UK Internet Economy Worth £100 Billion - But Companies Losing Sales by Ignoring Customer Enquiries

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While Google reports that the UK internet economy is now worth £100 billion annually, new research published by the Direct Marketing Association (DMA) reveals that one in five companies is losing sales by failing to respond to online customer enquiries.

In a trial study conducted by the DMA, researchers posing as prospective customers requested catalogues or brochures via the websites of 200 UK-based companies covering a variety of sectors. A dismal 19 per cent of retail and service industry companies contacted made no response to a request for information.

Companies were also evaluated on their acknowledgement, use of personalisation and presentation. Of those companies that responded, just 38.5 per cent sent an email acknowledgement and only 53 per cent sent a personalised response. Many were also guilty of sending duplicate response packs, incorrect address details and poor presentation.

The automotive and home sectors recorded the best response rates while hobbies, pets, sports and transport sectors comprised the largest number of non-respondent companies. Virgin Holidays, Voyages of Discovery, Honda Lawn & Garden and several automotive brands including Mercedes Benz, Mitsubishi and Skoda came out on top, responding within one day with a personalised response. Other brands such as Vauxhall, Laura Ashley and Everest Windows fared less well, taking over a week to respond or not responding at all.

Sally Hollis, chair of the DMA Response Management Council, commented:

“While the UK online economy may be booming, the findings should be a warning to business as more and more shoppers are using both the web and catalogues to purchase goods – with this increasing by about 60 per cent in the run up to Christmas. The internet offers consumers a massive choice and they are quick to move on if they don’t get a prompt response. It’s a proven fact that a fast personalised reply will result in more sales - businesses need to buck up their ideas by going back to basics and focus on offering good customer service.”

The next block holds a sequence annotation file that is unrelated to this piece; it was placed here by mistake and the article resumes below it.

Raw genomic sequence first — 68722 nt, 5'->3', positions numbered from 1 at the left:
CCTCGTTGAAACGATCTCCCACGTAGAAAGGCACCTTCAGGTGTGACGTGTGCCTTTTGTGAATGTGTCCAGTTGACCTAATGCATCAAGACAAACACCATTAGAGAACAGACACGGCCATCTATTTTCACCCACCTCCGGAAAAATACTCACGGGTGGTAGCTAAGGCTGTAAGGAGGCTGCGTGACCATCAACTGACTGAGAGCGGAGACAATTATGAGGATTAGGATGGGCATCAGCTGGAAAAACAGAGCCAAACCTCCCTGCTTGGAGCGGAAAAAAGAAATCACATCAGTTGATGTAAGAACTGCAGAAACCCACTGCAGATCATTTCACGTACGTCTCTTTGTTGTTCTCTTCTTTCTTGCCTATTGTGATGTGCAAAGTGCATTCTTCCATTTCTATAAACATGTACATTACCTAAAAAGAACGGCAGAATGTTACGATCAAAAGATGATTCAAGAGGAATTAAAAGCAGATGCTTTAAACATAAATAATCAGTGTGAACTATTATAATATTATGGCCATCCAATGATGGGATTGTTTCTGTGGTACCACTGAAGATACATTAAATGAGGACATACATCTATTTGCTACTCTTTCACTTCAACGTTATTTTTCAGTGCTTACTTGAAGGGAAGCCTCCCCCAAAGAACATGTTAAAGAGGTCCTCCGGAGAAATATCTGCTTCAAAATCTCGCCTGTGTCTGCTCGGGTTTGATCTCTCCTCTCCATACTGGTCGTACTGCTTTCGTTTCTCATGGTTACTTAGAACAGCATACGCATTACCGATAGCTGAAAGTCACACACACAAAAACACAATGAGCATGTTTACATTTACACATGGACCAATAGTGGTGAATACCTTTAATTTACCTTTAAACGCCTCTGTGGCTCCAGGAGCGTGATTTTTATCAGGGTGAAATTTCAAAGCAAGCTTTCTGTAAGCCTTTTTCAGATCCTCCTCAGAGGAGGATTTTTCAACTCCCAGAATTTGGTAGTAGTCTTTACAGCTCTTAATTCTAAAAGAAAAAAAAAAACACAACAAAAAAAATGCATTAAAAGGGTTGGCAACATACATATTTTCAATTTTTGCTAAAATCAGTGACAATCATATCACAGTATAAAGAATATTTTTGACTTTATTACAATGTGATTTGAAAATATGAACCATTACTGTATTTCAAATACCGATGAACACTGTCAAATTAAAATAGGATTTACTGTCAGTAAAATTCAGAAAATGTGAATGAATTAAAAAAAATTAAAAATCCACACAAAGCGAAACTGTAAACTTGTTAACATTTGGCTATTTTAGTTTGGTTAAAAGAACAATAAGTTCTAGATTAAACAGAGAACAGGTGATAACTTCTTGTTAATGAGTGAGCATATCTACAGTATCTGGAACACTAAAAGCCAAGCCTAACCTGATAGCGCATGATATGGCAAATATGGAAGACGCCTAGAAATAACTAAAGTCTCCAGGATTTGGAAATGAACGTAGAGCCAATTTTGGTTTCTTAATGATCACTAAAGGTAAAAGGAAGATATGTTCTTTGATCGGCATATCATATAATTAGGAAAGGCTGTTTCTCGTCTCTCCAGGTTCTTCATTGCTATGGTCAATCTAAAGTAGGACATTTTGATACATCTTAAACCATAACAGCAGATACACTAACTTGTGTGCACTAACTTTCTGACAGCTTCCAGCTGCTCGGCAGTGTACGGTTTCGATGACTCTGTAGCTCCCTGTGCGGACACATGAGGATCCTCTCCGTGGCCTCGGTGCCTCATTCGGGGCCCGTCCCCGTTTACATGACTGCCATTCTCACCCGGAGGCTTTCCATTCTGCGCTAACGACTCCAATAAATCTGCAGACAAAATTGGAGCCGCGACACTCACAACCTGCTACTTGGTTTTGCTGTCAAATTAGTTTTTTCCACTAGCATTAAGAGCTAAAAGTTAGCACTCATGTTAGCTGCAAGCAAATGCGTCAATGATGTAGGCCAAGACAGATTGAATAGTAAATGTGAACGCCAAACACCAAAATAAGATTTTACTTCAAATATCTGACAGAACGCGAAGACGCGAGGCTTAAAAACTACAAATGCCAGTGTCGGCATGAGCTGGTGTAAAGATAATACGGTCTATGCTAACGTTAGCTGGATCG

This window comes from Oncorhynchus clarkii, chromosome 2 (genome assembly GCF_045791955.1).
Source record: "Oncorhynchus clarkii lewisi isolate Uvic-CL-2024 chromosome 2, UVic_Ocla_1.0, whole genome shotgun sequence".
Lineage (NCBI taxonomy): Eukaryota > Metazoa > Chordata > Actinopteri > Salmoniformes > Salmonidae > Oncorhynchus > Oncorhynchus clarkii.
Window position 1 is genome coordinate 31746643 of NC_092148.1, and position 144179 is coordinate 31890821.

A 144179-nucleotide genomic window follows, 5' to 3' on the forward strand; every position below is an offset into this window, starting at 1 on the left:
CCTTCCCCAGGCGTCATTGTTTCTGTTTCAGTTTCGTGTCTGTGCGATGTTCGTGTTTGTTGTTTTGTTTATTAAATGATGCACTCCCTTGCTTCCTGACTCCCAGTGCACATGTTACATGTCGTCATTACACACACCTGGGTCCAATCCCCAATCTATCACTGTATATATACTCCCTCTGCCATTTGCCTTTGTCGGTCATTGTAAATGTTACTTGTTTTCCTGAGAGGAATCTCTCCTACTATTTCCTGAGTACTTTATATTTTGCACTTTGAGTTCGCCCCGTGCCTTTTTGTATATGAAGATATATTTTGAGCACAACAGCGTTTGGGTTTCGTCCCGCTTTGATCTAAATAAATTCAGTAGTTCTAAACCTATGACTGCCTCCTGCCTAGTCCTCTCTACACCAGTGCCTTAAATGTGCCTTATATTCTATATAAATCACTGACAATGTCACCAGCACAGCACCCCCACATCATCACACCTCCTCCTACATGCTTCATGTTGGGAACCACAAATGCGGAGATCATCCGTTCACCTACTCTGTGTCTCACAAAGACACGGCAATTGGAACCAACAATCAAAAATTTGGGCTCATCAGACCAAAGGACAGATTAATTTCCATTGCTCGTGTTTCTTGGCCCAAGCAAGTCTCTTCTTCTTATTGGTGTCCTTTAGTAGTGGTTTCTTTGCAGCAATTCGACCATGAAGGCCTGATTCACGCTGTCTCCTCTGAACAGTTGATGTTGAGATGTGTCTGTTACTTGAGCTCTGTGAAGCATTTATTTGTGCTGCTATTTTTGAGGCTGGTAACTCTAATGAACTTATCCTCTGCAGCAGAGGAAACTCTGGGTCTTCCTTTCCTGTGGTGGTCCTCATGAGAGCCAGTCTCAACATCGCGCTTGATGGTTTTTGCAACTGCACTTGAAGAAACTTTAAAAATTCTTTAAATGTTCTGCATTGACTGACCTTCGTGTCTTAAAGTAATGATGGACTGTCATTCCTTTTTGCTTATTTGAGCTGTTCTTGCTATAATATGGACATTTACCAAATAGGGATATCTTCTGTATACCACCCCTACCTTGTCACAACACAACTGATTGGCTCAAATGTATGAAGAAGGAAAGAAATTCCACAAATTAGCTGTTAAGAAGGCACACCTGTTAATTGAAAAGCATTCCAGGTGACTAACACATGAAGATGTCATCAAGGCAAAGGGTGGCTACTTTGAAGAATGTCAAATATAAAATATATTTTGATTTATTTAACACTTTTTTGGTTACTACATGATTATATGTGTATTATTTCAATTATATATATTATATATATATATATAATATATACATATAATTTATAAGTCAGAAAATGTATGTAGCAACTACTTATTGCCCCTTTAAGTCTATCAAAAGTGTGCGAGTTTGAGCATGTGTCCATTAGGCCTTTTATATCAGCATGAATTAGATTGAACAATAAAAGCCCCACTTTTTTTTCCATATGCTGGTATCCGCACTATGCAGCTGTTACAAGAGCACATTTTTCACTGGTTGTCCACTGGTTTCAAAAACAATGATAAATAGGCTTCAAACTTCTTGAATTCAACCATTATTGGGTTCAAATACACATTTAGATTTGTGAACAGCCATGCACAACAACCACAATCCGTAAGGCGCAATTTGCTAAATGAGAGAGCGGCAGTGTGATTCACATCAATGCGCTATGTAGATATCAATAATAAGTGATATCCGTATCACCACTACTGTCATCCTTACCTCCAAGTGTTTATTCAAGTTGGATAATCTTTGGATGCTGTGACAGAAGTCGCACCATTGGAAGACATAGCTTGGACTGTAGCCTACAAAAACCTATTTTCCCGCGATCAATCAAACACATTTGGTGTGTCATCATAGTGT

Jos Dewing, head of marketing & reservations, Voyages of Discovery & Swan Hellenic, said:
“Our customer is always at the very centre of our marketing approach and we treat every marketing request as we would expect our own to be treated with regular reviews and internal testing of procedures. With this in mind, we are delighted to have been rated so highly within this useful research project by the DMA and will continue to improve and develop our approach to fulfilment so that we remain at the top of our field.”

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Rachel Aldighieri
Head of PR, Marketing & Communications
Tel : 020 7291 3314 /07801 573324
Email: rachel(at)dma(dot)org(dot)uk

About the Direct Marketing Association

The Direct Marketing Association (DMA) is Europe’s largest and most influential professional body to serve the multi-billion pound direct marketing industry. Through its unique suite of services and programme of activities, the DMA promotes the business interests of its corporate members and drives the growth of the direct marketing industry as a whole.

The Association supports the professional and commercial development of its members through offering a range of business services, including: networking and knowledge-sharing events; cutting-edge industry studies and research; updates and analysis on the latest political and legal developments; business support tools; and specialised legal advice.

On a wider scale, the DMA UK works to maintain the industry’s self-regulatory framework by developing industry standards of best professional practice; engaging with government and other policymakers on legislative matters that affect the industry; and producing industry standards that guide the sustainable development of direct marketing. The DMA also provides thought leadership for industry, and raises its profile through an active PR programme and ongoing community initiatives.

All of the DMA’s activities are directed at engendering political, commercial and consumer faith in the value of direct marketing.

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